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Author:Rev. Ted Gray
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Congregation:First United Reformed Church
 Oak Lawn, Illinois
 www.oaklawnurc.org/
 
Title:Tempted, But Not Just Once
Text:1 Samuel 26:1-25 (View)
Occasion:Regular Sunday
Topic:Living in a sinful world
 
Preached:2012
Added:2021-09-15
Updated:2021-12-06
 

Order Of Worship (Liturgy)

(Selections from the 1976 Psalter Hymnal)

137 - In Doubt and Temptation
389 - Not What My Hands Have Done  
464 - Christian, Dost Thou See Them?
455 - In the Hour of Trial
 
(Before the Scripture reading): By way of background to this chapter, David had been anointed king over Israel when he was about 15 years old (1 Sam. 16:13). But it would be 15 more years before he became king at the age of 30 (2 Sam. 5:4). During those years King Saul repeatedly tried to kill David. Yet, even when David had opportunities to retaliate and take Saul’s life, he did not give in to that temptation. Instead, he waited on the Lord, trusting that God would open the door for David’s kingship, at God’s time and in God’s way.
 
We first read of David sparing Saul’s life in 1 Samuel 24. And then, later on, David again spared Saul’s life as recorded here in 1 Samuel 26.
 
 
* As a matter of courtesy please advise Rev. Ted Gray, if you plan to use this sermon in a worship service.   Thank-you.


Pastor Ted Gray
11/11/2012
“Tempted, But Not Just Once”
1 Samuel 26:1-25
 
When we moved from Oregon to Florida many decades ago, we had a Dodge Aspen station wagon. We had bought it when it had a little over 100,000 miles on it. Over the years we added 120,000 more miles to the car. The body was in a good shape, a west coast car with not a speck of rust. The front bench seat was worn out, but I found a deluxe front seat with a fold down center arm rest from a top-of-the-line “Special Edition” Dodge Aspen at our local “You Pull-n-Save” junk yard.
 
Those Special Edition models had a hood ornament - an emblem right in the center of the hood that sticks up like on a Mercedes Benz - so for an extra dollar, I grabbed that too. When you sat in the new seat and looked over the hood you felt like you were in the top-of-the-line Special Edition Dodge Aspen instead of the plain Jane model that it was.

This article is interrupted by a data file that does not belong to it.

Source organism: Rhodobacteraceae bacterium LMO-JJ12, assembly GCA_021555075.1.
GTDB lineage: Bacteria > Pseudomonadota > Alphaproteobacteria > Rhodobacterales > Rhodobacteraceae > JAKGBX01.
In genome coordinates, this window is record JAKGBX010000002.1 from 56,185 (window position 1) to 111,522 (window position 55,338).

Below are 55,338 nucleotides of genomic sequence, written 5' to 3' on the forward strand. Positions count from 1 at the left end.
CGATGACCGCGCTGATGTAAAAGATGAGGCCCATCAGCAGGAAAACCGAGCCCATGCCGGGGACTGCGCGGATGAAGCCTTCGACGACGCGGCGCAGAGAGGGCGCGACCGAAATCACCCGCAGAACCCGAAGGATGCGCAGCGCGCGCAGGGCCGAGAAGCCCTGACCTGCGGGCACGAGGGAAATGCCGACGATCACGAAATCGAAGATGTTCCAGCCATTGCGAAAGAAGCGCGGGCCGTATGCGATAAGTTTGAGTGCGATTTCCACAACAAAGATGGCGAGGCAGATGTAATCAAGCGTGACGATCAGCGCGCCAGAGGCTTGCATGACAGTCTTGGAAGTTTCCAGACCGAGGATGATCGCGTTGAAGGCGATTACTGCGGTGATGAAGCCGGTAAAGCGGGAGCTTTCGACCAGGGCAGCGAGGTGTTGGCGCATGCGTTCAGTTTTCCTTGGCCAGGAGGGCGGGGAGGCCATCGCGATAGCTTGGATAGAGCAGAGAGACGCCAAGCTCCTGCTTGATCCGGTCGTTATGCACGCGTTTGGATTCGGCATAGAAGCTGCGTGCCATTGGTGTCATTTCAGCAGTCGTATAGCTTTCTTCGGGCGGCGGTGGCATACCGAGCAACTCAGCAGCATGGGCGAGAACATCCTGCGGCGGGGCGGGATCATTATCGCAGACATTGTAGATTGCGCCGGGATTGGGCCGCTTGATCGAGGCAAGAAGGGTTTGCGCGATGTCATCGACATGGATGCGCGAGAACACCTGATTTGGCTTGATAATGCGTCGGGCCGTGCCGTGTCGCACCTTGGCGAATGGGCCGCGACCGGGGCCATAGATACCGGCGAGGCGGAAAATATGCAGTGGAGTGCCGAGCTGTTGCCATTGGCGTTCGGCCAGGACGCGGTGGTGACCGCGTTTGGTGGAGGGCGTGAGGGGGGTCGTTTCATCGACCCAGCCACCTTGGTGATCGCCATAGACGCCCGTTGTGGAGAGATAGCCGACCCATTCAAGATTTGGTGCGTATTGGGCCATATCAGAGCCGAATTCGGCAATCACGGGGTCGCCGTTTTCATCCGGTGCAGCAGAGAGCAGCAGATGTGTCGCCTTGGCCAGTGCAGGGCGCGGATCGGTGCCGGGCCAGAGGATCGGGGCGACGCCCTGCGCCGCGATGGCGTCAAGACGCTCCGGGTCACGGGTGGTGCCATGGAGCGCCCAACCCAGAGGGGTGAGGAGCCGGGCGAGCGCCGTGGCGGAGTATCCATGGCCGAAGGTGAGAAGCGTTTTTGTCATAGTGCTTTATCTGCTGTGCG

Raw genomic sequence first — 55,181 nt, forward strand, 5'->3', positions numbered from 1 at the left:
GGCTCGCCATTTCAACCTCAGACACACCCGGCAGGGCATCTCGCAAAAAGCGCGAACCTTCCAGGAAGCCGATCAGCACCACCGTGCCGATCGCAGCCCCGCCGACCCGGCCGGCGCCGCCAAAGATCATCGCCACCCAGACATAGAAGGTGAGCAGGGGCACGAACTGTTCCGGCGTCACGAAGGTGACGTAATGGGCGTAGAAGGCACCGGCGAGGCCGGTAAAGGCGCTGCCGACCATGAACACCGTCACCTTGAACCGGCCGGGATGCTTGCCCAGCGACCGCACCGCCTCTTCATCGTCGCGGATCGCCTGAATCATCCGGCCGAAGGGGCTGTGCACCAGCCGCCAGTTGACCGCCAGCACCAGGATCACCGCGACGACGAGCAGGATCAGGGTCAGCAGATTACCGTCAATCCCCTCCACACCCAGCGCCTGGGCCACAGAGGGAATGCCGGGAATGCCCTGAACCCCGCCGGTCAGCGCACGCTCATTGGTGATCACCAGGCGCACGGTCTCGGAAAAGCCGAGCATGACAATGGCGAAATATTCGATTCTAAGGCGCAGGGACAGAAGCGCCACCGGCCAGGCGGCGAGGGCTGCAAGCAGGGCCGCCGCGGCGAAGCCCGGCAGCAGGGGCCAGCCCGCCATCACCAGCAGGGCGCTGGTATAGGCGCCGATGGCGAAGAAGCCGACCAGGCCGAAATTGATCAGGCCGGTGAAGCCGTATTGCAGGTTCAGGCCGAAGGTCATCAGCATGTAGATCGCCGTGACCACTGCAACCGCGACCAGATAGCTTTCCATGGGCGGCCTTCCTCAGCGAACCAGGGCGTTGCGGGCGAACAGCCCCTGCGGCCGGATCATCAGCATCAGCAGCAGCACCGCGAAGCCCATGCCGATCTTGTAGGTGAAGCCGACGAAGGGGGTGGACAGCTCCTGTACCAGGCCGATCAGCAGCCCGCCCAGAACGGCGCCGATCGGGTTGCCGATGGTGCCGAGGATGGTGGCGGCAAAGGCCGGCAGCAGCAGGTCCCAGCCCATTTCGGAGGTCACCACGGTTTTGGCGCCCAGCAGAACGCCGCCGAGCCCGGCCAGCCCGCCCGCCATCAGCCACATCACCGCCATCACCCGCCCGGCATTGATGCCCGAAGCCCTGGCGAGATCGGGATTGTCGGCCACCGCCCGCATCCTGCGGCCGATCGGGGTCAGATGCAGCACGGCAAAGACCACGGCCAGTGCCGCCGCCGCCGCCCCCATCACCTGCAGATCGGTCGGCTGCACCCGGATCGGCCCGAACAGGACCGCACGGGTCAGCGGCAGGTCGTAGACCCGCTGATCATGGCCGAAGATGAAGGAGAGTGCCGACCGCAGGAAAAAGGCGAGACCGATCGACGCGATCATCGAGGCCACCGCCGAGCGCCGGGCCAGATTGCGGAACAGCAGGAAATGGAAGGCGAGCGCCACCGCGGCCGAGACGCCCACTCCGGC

Although it had served us well, we had bought another car, so I parked the white wagon in a vacant lot at an intersection in Ocala with a for sale sign, and waited for the phone to ring.  I got quite a few calls. The car looked good, and I was only asking $700. But one of the first questions people would ask is, “Does the car have 120,000 miles?” 
         
They asked that question because they could look in the window and see 20,000 miles on the odometer.  Back in those days, of course, odometers didn’t go past 100,000 – because most cars didn’t. And you could see the mileage with the engine off. As soon as I would say, “Well, actually, it has 220,000 miles” they would hang up the phone.
 
At first it didn’t bother me too much, but after a dozen or more people hung up when they heard the real mileage, I realized that the Lord was putting this pastor to the test. It became very easy for me to understand why a used car salesman would be tempted to change an odometer figure. After all, the car ran good. It looked good. Not a spot of rust. Nice top of the line seat and a Special Edition hood ornament. It was tempting, oh so tempting, to say, Well, it must have spun around at least once, I guess. But it still runs really good!”
    
It became tempting to lie because the opportunity was put before me repeatedly, again and again. And that’s how temptation works, doesn’t it?  We aren’t tempted just one time to do what is sinful.  We are tempted again and again, and as those temptations repeat themselves our sinful nature – with the devil’s promptings and the world’s approval – tempt us to fudge the figures, or cheat on our taxes, or slander our neighbor, or – in David’s case – kill the crazy king who kept pursuing him like a someone pursuing a flea, or a hunter pursuing a partridge. That is what David compares Saul’s pursuit of him to. In verse 20 David says, The king of Israel has come out to look for a flea—as one hunts a partridge in the mountains.”
 
And as Saul pursued David “as one hunts a partridge in the mountains”, David had another opportunity to retaliate. This chapter is reminiscent of 1 Samuel 24 in that David spares Saul’s life when he has an easy opportunity to take Saul’s life. You might remember that the last time David had an opportunity to take Saul’s life was when Saul came into the same cave where David and his men were hiding out. Saul proceeded to relieve himself, and became what a hunter would call “a sitting duck.”